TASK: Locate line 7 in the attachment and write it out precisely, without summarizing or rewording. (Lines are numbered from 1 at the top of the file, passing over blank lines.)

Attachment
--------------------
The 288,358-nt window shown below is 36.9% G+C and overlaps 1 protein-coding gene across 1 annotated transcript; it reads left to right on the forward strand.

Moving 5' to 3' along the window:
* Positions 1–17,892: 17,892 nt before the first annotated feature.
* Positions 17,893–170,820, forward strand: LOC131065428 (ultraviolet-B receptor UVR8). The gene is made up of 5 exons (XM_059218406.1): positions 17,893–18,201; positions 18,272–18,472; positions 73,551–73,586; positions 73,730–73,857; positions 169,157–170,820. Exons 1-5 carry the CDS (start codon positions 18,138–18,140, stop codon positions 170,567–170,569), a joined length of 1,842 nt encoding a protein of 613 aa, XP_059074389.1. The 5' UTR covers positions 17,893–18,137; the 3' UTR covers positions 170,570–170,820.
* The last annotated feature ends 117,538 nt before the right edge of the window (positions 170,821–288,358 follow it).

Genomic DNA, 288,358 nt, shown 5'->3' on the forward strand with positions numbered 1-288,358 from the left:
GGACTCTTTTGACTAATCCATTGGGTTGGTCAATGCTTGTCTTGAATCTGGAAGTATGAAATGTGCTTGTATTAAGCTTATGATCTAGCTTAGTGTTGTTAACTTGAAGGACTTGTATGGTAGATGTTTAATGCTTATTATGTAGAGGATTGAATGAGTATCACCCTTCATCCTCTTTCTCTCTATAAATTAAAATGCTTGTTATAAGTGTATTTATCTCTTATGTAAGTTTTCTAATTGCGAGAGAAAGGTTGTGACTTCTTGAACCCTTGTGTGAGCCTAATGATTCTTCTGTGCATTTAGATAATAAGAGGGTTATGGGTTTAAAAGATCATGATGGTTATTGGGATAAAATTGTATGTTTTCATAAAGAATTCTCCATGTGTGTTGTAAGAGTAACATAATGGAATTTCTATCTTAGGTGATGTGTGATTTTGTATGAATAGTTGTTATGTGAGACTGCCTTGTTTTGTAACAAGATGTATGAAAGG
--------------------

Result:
GGACTCTTTTGACTAATCCATTGGGTTGGTCAATGCTTGTCTTGAATCTGGAAGTATGAAATGTGCTTGTATTAAGCTTATGATCTAGCTTAGTGTTGTTAACTTGAAGGACTTGTATGGTAGATGTTTAATGCTTATTATGTAGAGGATTGAATGAGTATCACCCTTCATCCTCTTTCTCTCTATAAATTAAAATGCTTGTTATAAGTGTATTTATCTCTTATGTAAGTTTTCTAATTGCGAGAGAAAGGTTGTGACTTCTTGAACCCTTGTGTGAGCCTAATGATTCTTCTGTGCATTTAGATAATAAGAGGGTTATGGGTTTAAAAGATCATGATGGTTATTGGGATAAAATTGTATGTTTTCATAAAGAATTCTCCATGTGTGTTGTAAGAGTAACATAATGGAATTTCTATCTTAGGTGATGTGTGATTTTGTATGAATAGTTGTTATGTGAGACTGCCTTGTTTTGTAACAAGATGTATGAAAGG